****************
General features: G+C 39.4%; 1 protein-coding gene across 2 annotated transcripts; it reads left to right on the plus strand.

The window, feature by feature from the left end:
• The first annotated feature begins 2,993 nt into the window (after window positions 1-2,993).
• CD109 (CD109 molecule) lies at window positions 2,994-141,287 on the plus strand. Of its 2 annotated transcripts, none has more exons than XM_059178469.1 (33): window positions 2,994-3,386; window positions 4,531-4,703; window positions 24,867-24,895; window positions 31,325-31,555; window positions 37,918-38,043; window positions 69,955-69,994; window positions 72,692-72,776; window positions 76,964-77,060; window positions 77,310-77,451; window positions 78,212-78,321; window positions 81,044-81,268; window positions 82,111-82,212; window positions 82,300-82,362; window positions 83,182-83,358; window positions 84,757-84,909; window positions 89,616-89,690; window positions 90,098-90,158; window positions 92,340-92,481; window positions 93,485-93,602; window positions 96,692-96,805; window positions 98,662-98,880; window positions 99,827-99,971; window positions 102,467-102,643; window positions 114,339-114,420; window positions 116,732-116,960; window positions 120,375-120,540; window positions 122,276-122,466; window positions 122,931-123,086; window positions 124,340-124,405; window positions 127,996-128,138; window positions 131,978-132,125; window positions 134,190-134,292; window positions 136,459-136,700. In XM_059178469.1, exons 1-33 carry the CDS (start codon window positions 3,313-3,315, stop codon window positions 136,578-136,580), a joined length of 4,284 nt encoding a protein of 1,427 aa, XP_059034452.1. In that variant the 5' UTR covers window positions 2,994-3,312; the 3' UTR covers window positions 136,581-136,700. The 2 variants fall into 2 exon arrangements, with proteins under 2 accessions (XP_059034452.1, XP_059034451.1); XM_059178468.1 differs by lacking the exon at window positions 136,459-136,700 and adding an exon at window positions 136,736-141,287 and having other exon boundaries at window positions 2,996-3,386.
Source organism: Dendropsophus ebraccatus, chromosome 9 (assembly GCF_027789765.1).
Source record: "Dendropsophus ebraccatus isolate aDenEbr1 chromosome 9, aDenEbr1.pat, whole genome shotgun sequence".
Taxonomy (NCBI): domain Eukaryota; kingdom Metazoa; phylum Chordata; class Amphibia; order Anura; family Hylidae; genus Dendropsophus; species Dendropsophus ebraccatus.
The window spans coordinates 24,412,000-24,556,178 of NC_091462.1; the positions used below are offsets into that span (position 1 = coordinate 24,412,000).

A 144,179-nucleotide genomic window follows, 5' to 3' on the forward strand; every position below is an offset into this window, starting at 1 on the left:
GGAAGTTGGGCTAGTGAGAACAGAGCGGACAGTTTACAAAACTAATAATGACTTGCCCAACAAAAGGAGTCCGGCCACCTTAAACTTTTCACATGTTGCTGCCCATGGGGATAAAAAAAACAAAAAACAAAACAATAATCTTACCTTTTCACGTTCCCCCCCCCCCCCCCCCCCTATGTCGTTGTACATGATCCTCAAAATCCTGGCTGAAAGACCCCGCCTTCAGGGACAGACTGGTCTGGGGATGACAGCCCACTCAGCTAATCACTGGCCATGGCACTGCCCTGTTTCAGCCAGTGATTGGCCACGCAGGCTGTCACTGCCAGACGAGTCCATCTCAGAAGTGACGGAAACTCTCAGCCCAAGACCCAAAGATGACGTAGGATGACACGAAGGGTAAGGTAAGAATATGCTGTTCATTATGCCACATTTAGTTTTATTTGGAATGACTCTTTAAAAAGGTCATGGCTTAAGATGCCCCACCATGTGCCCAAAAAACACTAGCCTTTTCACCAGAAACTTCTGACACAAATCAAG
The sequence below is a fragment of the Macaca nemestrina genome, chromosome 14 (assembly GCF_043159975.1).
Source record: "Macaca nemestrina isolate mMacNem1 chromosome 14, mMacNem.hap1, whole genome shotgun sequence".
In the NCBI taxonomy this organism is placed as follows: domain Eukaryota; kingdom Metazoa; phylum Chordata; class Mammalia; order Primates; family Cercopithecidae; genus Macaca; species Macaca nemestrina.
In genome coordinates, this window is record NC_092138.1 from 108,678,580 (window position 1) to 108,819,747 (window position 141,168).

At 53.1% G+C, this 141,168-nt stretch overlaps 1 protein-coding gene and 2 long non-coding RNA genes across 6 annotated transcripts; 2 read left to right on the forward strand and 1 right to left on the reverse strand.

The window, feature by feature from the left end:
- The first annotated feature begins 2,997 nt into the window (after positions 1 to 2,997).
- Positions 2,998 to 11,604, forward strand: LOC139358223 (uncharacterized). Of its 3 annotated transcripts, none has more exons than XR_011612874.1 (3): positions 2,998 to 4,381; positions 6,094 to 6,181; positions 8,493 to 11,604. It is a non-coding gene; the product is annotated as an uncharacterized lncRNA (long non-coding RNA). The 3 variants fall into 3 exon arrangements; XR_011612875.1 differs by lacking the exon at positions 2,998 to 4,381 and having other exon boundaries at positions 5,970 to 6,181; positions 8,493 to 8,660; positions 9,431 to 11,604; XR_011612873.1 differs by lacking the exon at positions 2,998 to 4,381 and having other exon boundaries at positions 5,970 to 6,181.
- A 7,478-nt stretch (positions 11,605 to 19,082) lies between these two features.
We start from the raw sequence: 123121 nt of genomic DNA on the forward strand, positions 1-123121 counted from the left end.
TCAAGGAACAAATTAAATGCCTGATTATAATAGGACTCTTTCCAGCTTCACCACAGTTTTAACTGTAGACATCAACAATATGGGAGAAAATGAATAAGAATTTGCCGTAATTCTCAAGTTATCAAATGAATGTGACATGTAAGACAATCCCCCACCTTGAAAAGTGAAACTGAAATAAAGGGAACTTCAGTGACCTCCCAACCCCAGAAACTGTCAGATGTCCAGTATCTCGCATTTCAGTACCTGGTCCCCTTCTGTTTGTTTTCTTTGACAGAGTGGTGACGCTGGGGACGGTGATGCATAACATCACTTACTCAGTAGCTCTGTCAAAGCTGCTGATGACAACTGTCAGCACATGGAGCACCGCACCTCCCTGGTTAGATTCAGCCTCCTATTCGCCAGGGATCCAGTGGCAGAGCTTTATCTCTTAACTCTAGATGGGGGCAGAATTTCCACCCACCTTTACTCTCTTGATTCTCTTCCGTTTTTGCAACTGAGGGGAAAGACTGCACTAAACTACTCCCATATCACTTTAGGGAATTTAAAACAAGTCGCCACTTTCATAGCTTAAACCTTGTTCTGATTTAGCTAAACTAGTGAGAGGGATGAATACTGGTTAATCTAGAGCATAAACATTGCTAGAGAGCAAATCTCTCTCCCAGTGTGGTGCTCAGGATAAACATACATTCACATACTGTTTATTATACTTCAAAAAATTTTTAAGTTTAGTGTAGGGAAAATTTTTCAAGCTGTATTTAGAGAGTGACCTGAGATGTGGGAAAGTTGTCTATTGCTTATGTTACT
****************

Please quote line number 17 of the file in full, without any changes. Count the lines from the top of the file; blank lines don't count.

- The first annotated feature begins 2,997 nt into the window (after positions 1 to 2,997).